Our study has some limitations. First, patients were recruited following primary percutaneous coronary intervention for acute myocardial infarction, which enabled the first evaluation of MEMRI in acute infarction. However, we did not exclusively recruit patients with single vessel disease or those with a first event. The presence of old infarction could have influenced the extent of recovery and our findings are therefore likely to be conservative. Second, LGE and MEMRI scans were performed 48 hours apart and, due to the dynamic nature of the infarct characteristics during the first week postrevascularisation, this may mean that the extent of contrast enhancement may have changed. To account for this, we randomised the order of scans which should eliminate any systematic bias in infarct size between LGE and MEMRI and measured oedema and LGE at the same time point in keeping with current consensus.7 A recent consensus suggested optimal imaging at 5±2 days after myocardial infarction.28 Due to the need to stagger MEMRI and LGE scans by 48 hours, we selected 3±2 days in order to achieve this. Third, MnDPDP is currently not readily or widely available for clinical use although we anticipate that this is likely to change following the demonstration of its clinical and research utility. For the present study, we sourced a formulation of clinical grade MnDPDP. Fourth, our current MEMRI protocol lasts over 40 min which in a clinical setting may be challenging. However, this was a proof-of-concept study and we are currently exploring more rapid protocols to improve practical implementation. Fifth, we cannot rule out that calcium handling deteriorates with age and, because control subjects were younger, this could explain some of the observed reductions in manganese uptake. However, we found no correlation between age and manganese uptake in the healthy volunteers or our patient cohort (data not shown, R2=0.006, p=0.74) and this would not explain the temporal changes in uptake seen in patients recovering from myocardial infarction. Finally, the small sample size of this pilot study warrants large scale translation.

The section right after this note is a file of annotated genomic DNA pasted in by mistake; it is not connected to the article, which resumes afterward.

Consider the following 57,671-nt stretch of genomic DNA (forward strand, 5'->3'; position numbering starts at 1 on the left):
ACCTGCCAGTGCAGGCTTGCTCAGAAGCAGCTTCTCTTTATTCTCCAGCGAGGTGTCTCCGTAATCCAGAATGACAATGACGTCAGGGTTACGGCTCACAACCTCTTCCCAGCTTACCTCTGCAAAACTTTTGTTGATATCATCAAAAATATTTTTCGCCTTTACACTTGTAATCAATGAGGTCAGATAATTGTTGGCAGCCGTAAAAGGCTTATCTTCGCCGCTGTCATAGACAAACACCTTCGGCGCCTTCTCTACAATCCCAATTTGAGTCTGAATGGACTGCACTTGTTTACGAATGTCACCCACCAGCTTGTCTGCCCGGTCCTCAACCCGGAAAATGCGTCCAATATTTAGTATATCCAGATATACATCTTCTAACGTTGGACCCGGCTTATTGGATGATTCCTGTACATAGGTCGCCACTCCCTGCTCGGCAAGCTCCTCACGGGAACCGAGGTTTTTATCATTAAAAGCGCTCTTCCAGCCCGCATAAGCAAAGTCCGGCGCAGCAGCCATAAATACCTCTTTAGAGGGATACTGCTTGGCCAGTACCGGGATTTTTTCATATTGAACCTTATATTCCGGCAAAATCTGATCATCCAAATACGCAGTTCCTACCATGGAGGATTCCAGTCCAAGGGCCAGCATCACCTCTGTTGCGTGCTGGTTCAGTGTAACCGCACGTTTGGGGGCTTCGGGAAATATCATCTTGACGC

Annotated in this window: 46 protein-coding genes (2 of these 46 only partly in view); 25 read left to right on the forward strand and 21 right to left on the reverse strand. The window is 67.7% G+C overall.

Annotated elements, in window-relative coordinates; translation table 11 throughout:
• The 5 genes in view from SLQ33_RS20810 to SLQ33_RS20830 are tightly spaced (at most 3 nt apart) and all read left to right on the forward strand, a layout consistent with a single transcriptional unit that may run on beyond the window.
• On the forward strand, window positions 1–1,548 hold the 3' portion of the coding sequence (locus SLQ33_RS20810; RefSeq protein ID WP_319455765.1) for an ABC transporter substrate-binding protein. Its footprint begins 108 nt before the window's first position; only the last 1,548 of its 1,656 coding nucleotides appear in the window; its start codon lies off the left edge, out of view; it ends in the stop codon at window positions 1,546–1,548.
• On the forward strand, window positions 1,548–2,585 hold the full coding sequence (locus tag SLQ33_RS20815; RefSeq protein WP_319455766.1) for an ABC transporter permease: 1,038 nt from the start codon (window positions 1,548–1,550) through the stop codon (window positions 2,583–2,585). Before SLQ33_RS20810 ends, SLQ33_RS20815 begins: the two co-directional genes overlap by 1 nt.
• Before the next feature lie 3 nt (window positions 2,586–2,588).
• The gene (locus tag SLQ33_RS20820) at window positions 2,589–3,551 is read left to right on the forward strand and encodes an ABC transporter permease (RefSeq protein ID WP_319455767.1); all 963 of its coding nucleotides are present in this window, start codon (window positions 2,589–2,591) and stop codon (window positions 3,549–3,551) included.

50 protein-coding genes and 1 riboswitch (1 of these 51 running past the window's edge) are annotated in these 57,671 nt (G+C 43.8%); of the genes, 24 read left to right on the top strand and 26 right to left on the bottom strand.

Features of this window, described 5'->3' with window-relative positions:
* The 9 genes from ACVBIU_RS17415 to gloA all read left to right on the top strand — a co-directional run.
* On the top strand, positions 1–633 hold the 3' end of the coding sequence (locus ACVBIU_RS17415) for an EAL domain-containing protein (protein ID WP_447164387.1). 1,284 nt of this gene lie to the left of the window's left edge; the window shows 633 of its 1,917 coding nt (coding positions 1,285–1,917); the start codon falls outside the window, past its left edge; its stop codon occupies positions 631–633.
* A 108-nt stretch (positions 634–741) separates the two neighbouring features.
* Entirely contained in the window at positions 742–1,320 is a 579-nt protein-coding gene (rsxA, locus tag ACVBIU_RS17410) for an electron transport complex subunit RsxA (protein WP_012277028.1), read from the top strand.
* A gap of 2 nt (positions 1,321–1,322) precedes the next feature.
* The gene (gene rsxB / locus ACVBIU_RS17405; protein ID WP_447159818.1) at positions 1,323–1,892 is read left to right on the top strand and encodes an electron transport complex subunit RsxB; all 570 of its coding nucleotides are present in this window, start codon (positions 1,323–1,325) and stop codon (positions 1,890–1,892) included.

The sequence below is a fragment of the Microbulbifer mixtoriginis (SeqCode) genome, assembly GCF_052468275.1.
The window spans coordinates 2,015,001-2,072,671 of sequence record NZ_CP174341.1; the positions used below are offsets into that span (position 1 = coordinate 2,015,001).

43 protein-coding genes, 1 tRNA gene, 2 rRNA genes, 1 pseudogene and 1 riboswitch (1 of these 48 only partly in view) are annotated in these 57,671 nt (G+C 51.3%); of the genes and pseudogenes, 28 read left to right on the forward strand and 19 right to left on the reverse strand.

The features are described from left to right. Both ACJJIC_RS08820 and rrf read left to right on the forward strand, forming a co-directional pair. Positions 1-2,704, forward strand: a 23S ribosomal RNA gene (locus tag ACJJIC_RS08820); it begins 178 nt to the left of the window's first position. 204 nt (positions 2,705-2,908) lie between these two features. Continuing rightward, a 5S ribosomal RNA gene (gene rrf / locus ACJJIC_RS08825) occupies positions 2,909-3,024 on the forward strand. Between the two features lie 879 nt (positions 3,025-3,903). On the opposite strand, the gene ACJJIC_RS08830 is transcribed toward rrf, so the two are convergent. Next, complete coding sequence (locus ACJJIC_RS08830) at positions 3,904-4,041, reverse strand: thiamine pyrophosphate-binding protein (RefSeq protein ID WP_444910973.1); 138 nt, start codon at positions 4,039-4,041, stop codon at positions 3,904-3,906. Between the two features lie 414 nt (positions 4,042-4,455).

In conclusion, we have described the first proof-of-concept T1 mapping study of MEMRI in healthy volunteers and patients with acute and recovering myocardial infarction. Using kinetic modelling, we have shown that MEMRI not only more accurately quantifies areas of myocardial dysfunction following ischaemic injury but can directly identify viable as well as recovering stunned myocardium. We believe that MEMRI holds major promise for early detection and quantification of myocardial stunning and viability, with the potential for improved patient selection for revascularisation and novel therapeutic interventions for myocardial recovery. Finally, its application to other areas of disorders of myocardial calcium handling warrants further investigation.
Data availability statement
All data relevant to the study are included in the article or uploaded as online supplemental information.
The study was carried out in accordance with the Declaration of Helsinki, the approval of the local Research Ethics Committee (17/SS/0055) and the written informed consent of all participants.
Grateful acknowledgements are made to Siemens Healthineers for provision of the ShMOLLI WIP used in this study.
Contributors NBS, DEN and SS conceived and designed the study; NBS recruited and scanned all patients, analysed the data, performed kinetic modelling and compiled the original manuscript; GP wrote and validated the code for kinetic modelling; TS, DEN, GPM, MRD, AB, RJJ, LK and SS contributed to revision and critical appraisal of the final manuscript for important intellectual content. All authors approved the final manuscript submitted.
Funding This work and NBS, TS, AB, MRD and DEN are supported by the British Heart Foundation (FS/17/19/32641, FS/14/78/31020, CH/09/002, RG/16/10/32375, RE/18/5/34216, RG/20/5/34796). DEN is the recipient of a Wellcome Trust Senior Investigator Award (WT103782AIA). The Edinburgh Clinical Research Facilities and Edinburgh Imaging facility is supported by the National Health Service Research Scotland (NRS) through National Health Service Lothian Health Board.
Competing interests SIS has a consultancy agreement with GSK. DEN and SIS hold unrestricted educational grants from Siemens Healthineers.
Provenance and peer review Not commissioned; externally peer reviewed.